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What Are The Risk Factors For Heart Disease

High blood pressure, high LDL cholesterol, and smoking are key risk factors for heart disease. About half of all people in the United States have at least one of these three risk factors.6

Several other medical conditions and lifestyle choices can also put people at a higher risk for heart disease, including

Heart Attack In Women Over 50

How to Stop a Heart Attack

After menopause, which generally occurs around age 50, your risk of heart attack increases. During this period of life, your levels of the hormone estrogen drop. Estrogen is believed to help protect the health of your heart, which could explain why the average age of first heart attack is roughly 5 years older in women than in men.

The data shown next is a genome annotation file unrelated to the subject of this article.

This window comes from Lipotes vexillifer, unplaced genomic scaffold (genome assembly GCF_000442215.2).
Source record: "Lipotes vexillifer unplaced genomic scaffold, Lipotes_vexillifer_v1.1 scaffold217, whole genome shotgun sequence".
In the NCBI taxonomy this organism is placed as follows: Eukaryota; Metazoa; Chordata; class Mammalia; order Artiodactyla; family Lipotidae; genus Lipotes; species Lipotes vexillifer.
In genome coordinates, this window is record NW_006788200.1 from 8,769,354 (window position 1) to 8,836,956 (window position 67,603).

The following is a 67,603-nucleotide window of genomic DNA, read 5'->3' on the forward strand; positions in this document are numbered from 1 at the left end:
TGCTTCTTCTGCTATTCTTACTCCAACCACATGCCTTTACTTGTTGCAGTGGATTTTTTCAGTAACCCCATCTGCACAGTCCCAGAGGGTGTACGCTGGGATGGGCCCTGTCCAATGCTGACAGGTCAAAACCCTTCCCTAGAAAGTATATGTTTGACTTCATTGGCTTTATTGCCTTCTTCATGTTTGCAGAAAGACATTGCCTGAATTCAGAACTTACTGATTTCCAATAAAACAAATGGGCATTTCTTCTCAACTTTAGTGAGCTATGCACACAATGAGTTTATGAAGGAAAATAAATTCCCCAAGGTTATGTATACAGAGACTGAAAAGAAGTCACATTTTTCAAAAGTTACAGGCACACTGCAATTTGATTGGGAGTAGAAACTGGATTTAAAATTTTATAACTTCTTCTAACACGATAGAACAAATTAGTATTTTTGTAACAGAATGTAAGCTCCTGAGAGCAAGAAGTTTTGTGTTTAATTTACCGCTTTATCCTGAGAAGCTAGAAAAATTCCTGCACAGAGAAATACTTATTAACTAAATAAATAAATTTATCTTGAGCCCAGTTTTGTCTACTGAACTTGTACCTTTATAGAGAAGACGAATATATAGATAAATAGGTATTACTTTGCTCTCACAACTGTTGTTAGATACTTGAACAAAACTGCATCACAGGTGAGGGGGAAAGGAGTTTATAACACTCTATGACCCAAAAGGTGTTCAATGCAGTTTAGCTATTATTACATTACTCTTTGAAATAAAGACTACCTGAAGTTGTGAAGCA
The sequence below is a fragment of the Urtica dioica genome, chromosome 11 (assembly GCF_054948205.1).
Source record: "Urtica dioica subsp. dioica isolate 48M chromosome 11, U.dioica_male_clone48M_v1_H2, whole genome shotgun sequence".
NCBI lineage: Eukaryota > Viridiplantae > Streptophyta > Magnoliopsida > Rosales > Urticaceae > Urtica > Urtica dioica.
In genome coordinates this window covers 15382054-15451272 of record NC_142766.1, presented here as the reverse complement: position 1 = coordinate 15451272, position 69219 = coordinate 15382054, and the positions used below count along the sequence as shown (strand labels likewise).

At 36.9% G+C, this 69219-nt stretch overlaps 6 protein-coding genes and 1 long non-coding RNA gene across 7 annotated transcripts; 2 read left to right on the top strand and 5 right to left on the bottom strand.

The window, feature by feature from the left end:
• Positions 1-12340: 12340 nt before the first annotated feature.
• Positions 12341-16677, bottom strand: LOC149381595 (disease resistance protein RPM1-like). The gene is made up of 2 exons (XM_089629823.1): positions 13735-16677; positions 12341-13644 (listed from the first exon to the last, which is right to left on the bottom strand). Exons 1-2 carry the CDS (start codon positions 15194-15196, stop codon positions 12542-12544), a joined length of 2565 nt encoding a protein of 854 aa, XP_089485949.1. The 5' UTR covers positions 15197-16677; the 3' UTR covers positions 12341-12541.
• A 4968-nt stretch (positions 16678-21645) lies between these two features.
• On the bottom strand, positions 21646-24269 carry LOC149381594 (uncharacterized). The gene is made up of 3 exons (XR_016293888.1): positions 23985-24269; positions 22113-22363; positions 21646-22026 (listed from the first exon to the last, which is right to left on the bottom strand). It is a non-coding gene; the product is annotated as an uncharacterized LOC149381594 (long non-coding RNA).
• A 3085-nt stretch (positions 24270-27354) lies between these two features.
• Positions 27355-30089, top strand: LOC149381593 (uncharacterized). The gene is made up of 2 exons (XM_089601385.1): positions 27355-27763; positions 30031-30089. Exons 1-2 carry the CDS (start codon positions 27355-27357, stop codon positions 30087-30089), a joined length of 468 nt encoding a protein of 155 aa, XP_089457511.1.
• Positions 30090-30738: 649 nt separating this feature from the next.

There are additional symptoms of a heart attack that women over the age of 50 may experience. These symptoms include:

  • severe chest pain

A silent heart attack is like any other heart attack, except it occurs without the usual symptoms. In other words, you may not even realize youve experienced a heart attack.

The American Heart Association estimates that as many as 170,000 Americans experience heart attacks each year without even knowing it. Though less symptomatic than a full heart attack, these events cause heart damage and increase the risk of future attacks.

Silent heart attacks are more common among people with diabetes and in those whove had previous heart attacks.

Symptoms that may indicate a silent heart attack include:

  • mild discomfort in your chest, arms, or jaw that goes away after resting
  • shortness of breath and tiring easily
  • sleep disturbances and increased fatigue
  • abdominal pain or heartburn
  • skin clamminess